Reverb10: Day 9 – Party

The family.  We were a strange little band of characters trudging through life sharing diseases and toothpaste, coveting one another’s desserts, hiding shampoo, borrowing money, locking each other out of our rooms, inflicting pain and kissing to heal it in the same instant, loving, laughing, defending, and trying to figure out the common thread that bound us all together.
– Erma Bombeck

I really was not feeling today’s prompt when I read it this morning:

What social gathering rocked your socks off in 2010? Describe the people, music, food, drink, clothes, shenanigans. (Author: Shauna Reid)

As I mentioned in the Community post (Day 7), I’m not big on social gatherings.  I’m missing the one I’ve looked forward to each year since I’ve lived in D.C. (a co-worker’s annual holiday party) because this weekend is Cookie Weekend with Karen (our fourth year), which definitely takes precedence.  When I tweeted my hesitation, the author (whose book is actually on my nightstand as we speak) tweeted back: “you could define social gathering any way you like, doesn’t have to be a big party!”

That makes it easier.  I loved Thanksgiving this year.  We all went to my grandparents in Frederick, and it was so good to be back (David and I alternate holidays with our families – last year we went to Detroit for Thanksgiving with his family and to Richmond for Christmas with mine; this year, we were with my family for Thanksgiving and we’ll head to Detroit for Christmas).  Thanksgiving has always been my favorite holiday, probably partly because it’s not fraught with the gift-giving anxiety of Christmas.

In my family, everyone’s responsible for something – my grandfather does the turkey, his wife does the stuffing and sweet potatoes, my mom does the salad and other vegetables, Nate (who learned from my dad who learned from my grandfather) makes the gravy (and is starting to teach the Conductor how it’s done – it’s a guy-thing), and I do the mashed potatoes (with an assist the past several years from the Princess – the first year she helped, I told her we needed to wash the potatoes and she grabbed a sponge!).  This year, David got in on the action and made three loaves of (delicious) bread in our bread maker, which we got a couple of months ago and just love.  Everything was delicious as always, and there was much laughter and good conversation around the table.

Before, and after, if necessary, we play Hearts.  Everybody’s family seems to have a game – David’s family plays Euchre, Aimee’s family plays Spades – and Hearts has always been ours.  A few years ago, everybody in my family went crazy and started throwing hearts on the first trick, and when I objected, they all swore that we’d always played that way.  No we did not.  I know this because when my cousin Stephanie and I were just learning the game, we used to play as a team, and when we had the Ace of clubs, we always, always threw it on the first trick to get rid of it because we knew we couldn’t take any hearts in the first trick.  They’ve finally all come to their senses, and now I can teach the Princess the ways of the game:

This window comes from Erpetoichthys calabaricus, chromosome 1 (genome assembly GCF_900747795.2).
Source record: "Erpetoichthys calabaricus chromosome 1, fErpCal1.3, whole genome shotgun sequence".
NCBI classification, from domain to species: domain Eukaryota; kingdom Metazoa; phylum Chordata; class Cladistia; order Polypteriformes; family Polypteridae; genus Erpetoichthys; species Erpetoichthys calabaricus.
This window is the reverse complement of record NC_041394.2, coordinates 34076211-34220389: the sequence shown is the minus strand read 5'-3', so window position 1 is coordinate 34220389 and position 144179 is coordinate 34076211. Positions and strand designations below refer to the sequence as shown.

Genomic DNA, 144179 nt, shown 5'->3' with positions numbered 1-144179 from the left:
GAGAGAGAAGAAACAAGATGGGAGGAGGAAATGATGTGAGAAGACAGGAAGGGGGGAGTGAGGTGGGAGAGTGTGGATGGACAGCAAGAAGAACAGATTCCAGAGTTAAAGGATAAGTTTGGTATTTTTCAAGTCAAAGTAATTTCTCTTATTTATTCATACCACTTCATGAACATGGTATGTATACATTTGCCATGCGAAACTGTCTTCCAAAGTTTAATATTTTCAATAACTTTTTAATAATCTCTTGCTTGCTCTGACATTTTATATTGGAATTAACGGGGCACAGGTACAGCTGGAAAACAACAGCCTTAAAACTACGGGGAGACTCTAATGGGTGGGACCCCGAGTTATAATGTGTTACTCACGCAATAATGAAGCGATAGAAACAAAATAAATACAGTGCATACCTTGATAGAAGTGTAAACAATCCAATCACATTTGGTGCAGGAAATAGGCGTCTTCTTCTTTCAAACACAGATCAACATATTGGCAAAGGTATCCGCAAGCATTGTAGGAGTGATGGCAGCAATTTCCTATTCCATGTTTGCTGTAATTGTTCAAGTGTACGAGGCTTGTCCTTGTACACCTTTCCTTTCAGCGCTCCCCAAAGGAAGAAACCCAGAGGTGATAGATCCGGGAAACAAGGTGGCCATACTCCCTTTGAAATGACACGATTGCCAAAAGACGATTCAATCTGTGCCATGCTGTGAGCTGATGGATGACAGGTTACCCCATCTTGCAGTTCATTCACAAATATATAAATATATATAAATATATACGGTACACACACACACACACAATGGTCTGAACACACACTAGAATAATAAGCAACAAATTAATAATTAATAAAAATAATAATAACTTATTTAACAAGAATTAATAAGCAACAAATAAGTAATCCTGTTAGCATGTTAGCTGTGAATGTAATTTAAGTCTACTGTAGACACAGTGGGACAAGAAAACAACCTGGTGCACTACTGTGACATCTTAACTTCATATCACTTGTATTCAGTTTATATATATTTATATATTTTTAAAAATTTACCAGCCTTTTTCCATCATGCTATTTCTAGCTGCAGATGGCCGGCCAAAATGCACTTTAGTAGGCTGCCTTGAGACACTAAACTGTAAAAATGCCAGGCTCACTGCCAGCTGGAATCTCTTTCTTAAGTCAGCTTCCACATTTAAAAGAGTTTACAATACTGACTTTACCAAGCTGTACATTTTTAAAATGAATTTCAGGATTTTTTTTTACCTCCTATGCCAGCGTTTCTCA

Such a serious girl.

So that was my favorite “social gathering” of 2010!

Cookies! Everywhere!

I figured if I was going to make the world a better place, I’d do it with cookies.
– Ana Pascal

I’ve got a post in the works about the story behind last Monday’s picture, but I wanted to share with you the madness that was the Great Cookie Weekend of Aught-Nine.

I arrived at Karen’s Friday night, and we set all of the ingredients out on her kitchen table.  Here’s the before picture:

Then we went dancing.  And got home at three.  And then there was a mouse, which gets its own post.  And then we got up at 9 Saturday morning and tore through 9 cookie recipes and 2 kinds of fudge.  Here’s the after picture:

We ended up making two batches of three of the cookies because we loved them so much.  Here’s closer look:

Clockwise from the top, we have:

1. Caramel Pecan cookies, without the pecans (these are made with Rolos and are very chewy)

2. Cinnamon Spiced Hot Chocolate cookies, drizzled with dulce de leche (which I discovered is super simple to make, so now I can get on with #38 on my 101 in 1001 list) (these are very crispy; the texture is more like a gingersnap than anything else, but I really loved the flavor of these)

3. Rosenmunnar, or thumbprint cookies (we used half strawberry jam – Cheesie’s homemade, actually – and half orange marmalade; next year, we’re thinking of using strawberry and mint, to make it more Christmasy)

4. Kissy cookies!

5.  Polvorones de Canele (Polovorones are traditional Spanish Christmas cookies, but these did not turn out the way they were supposed to, though they aren’t bad.  I think we didn’t use enough flour, because they are supposed to stay in balls, not spread out.  I might try these again before Christmas to see if I can get them right)

6. Cream Cheese Sugar cookies

7. Scottish Shortbread (we added peppermint extract to the dough, then dipped them in candy chocolate coating when they were cooled and sprinkled them with crushed peppermint candy – hands down, these are the best cookies we made)

8.  Chocolate Chocolate Chip cookies (made with white chocolate chips; nice and chewy – yum)

9. Candy Cane cookies (the recipe called for almond extract, which we thought was dumb, so we added peppermint instead; these are fairly labor-intensive, but they look great)

In the middle we have chocolate fudge and peppermint fudge.

If you’re interested, I can provide you recipes for any or all of these delicious treats!  Just leave a comment or email me.  The three we made extras of were the Kissy cookies, the thumbprints, and the shortbread.  SO good.

ETA:  I almost forgot – we had a special helper:

That’s baby Ben, Aimee’s little boy, who is almost 2, if you can believe that!  Aimee had to work Sunday, so we agreed to watch him for the day.  He’s the best!